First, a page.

3.1.4 It was (and is) not always easy to develop an accurate estimate of the dangers of the extreme-right in our country. For their own purposes the old intelligence and security formations (which remain dominant in these areas) often exaggerate the threat. We certainly need always to assess critically the level of threat. But it would be wrong to simply dismiss the threat as fictional. If we wanted to, we could turn SA into a Bosnia or a Rwanda. We could drive battalions of the old SADF into the hands of Terreblanche. We could frighten imperialists into bankrolling Inkatha warlords in an "anti-communist" crusade. All of these things were (and are) possible.

3.1.5 This first challenge, which was arguably the most pressing challenge at the beginning of the year, is now less important, primarily because we have, for the moment, successfully met the challenge. We have (for the moment) marginalised the extreme right-wing. It has no notable external or internal backers. We have split the right-wing alliance, and we have drawn elements of this alliance into the process.

3.1.6 But we cannot simply be satisfied with this, as cde Mac Maharaj appears to be:

"We are on the threshold of achieving our lifetime's objectives...We have put national unity and reconciliation on the forefront of the first government...Those achievements are what the people wanted and what the people gave their lives for." (The Star, 1 May 1994)

We do not want stability for its own sake. We did not want elections merely for the pleasure of making our X's. Which brings us to:

3.2 A consensus around the RDP

The second challenge is to build a massive national consensus, not just around stability and against barbarism, but for real reconstruction and development. Today it is this challenge that is, perhaps, most in the foreground. And here, too, we are now beginning to win the battle. Just three or four months ago, there was a major offensive against the Reconstruction and Development Programme. The RDP was said to be completely unrealistic. Today, Derek Keys, FW De Klerk, big business, Armscor, Stals, international governments are all talking RDP language. The sincerity of their commitment to the RDP remains to be tested. There are clearly different agendas at work. Stals, for instance, speaks of "marrying" the NP's old Normative Economic Model and the RDP (as if the two things were not considerably different). The building societies say they support the RDP, but then say that we must distinguish between "effective housing demand" (i.e what is profitably demanded), and "mere need" (i.e. the situation in which the majority find themselves). We must, by persuasion, encouragement and compulsion, gain the co-operation of the private sector and other players in implementing the RDP. But this co-operation cannot simply be taken for granted, and nor can lip-service support be taken at face value.

Which brings us to:

3.3 A mass-driven, ANC-alliance led RDP process

We should certainly not try to monopolise or jealously guard the RDP for ourselves. But the major lesson to be learnt from these past four years is that transition is either mass-driven, or it is empty. Put another way, in seeking to consolidate the above two consensuses, we must at all times struggle to ensure a working class and popular hegemony over them. The struggle for democratisation must be led by working class and popular forces. The RDP must be biased in its objectives and in its manner of implementation (as the document itself says) towards the needs of the majority. Many struggles, from within and without government, lie ahead of us. Without mobilised, politicised mass and community-based formations, we will not be able to drive the democratisation process forward. In particular, the following tasks need to be high-lighted:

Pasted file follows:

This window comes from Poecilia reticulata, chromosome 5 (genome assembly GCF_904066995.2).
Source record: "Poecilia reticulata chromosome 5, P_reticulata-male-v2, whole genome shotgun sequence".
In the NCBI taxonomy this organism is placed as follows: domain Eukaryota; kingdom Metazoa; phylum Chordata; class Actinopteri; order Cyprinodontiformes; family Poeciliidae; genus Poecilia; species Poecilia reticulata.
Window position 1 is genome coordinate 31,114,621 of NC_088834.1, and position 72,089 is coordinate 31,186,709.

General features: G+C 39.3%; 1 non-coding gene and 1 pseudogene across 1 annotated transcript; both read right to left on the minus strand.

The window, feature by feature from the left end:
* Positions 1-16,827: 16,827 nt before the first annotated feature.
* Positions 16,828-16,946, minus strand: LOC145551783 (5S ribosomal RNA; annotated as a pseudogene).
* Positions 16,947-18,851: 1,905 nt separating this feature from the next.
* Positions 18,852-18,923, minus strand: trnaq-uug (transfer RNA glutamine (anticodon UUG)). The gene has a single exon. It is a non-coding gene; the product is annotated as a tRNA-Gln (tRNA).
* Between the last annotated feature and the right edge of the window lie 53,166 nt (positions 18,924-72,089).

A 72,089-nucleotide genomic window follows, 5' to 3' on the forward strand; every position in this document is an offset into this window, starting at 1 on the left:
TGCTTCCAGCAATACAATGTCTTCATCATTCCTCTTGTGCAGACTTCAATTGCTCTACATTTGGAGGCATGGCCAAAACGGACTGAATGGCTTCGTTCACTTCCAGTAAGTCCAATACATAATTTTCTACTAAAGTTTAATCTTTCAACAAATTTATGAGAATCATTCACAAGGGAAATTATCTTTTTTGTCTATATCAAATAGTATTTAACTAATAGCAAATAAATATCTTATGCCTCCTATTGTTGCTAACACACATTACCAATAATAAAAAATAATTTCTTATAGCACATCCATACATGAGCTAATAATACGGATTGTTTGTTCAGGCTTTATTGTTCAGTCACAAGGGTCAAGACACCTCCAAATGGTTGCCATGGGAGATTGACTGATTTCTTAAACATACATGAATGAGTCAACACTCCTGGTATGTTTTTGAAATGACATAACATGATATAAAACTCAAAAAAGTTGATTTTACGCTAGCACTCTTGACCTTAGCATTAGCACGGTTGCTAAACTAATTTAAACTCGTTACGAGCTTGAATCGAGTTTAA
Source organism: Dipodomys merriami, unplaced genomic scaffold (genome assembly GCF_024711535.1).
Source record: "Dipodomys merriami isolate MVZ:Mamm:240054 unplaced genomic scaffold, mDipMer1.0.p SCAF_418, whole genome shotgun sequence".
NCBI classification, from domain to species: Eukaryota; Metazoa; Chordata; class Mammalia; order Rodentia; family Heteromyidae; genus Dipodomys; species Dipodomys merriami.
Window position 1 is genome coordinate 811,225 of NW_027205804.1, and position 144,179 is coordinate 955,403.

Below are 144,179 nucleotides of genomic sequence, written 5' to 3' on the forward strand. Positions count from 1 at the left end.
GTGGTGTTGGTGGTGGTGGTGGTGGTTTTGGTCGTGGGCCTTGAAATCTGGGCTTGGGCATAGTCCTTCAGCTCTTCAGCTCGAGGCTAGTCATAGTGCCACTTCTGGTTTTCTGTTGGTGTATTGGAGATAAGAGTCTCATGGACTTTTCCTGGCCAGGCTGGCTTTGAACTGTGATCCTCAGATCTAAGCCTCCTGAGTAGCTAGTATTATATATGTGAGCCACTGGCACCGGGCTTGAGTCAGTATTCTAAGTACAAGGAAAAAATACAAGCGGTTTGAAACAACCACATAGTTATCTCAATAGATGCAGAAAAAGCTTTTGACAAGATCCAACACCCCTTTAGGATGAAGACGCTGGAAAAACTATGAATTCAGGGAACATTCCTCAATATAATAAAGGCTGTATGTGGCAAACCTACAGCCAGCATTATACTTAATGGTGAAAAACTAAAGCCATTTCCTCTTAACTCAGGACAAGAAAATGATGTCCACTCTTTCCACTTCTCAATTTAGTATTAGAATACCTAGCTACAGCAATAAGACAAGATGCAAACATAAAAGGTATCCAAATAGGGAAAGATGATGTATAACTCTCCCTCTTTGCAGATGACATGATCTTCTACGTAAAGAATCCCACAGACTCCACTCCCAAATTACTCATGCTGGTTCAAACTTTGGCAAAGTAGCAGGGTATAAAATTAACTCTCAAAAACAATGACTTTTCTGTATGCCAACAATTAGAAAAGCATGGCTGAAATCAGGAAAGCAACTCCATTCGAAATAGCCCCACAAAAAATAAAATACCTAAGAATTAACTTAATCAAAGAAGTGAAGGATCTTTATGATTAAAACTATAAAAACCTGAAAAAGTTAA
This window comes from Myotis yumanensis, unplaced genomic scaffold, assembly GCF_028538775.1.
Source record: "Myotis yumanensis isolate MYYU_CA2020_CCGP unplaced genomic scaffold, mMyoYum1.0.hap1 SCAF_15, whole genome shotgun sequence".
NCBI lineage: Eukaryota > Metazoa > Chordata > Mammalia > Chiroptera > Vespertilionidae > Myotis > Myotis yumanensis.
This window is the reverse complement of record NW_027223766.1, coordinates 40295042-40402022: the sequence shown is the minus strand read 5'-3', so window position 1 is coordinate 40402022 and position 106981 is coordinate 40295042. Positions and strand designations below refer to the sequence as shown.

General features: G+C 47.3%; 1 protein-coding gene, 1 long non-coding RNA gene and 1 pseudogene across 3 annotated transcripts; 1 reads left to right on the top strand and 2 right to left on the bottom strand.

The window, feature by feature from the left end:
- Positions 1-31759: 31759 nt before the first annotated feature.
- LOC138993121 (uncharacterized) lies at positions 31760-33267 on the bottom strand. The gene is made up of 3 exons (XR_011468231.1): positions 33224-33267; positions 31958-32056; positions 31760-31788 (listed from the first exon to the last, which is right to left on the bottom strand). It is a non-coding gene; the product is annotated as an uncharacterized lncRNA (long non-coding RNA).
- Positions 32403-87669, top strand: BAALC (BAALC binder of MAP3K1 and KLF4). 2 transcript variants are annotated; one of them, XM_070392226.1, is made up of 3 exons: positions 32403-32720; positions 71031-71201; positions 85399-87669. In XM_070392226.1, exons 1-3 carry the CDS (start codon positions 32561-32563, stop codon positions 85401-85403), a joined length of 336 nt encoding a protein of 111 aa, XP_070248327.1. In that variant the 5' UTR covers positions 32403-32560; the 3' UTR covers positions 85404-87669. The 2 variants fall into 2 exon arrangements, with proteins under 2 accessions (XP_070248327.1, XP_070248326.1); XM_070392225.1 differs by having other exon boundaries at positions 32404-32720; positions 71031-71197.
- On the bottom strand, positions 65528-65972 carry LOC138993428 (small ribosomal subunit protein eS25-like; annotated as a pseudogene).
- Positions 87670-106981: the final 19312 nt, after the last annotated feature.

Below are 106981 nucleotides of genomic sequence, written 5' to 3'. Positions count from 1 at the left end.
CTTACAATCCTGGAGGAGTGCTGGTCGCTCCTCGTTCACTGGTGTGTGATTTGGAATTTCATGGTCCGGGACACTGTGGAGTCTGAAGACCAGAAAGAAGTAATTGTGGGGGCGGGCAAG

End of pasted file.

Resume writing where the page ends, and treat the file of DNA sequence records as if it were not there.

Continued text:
3.3.1 A major effort to reorganise and consolidate our mass- and community-based organisations, including the organisational machinery of the party. This effort must be focused around driving the RDP. We need, urgently, to begin to give more concrete content to what we mean by terms like "a mass-driven RDP". We cannot simply leave it at the level of generalities. We need in many practical ways to help people become active participants in the process of transformation;

3.3.2 Struggles for the thorough-going transformation of the state - both in those institutions in which we are weak (eg. in the security forces), and in those in which we are relatively strong (the legislatures);

3.3.3 The all-round co-ordination of Congress forces, in and out of government, and across various sectoral formations (COSATU, SANCO, etc.). We need to use our positions in government to strengthen our mass forces, and vice versa.


The three challenges outlined under 3. are all important. We must avoid the temptation just to emphasise one of them in a one-sided way. If we spend all our time trying to woo ex-SAP generals and top civil servants in the name of stability, we will fail to address the real reasons for instability in our country. If we exaggerate the second challenge, building a happy, all-embracing consensus for the RDP, we might just blind ourselves to the very different class agendas at play. We certainly need to regroup and mobilise social and community based organisations. But nor must we stress this task in a one-sided way. You cannot build houses, let alone trade unions or civics in a Bosnia.

In the coming months, the SACP has an important leading role to play. In developing our ideological outlook, our organisational capacity and our programme of action, we need to be guided by the above considerations.

18th June 1994

This resource is hosted by the Nelson Mandela Centre of Memory, but was compiled and authored by Padraig O’Malley. Return to the Nelson Mandela Centre of Memory site.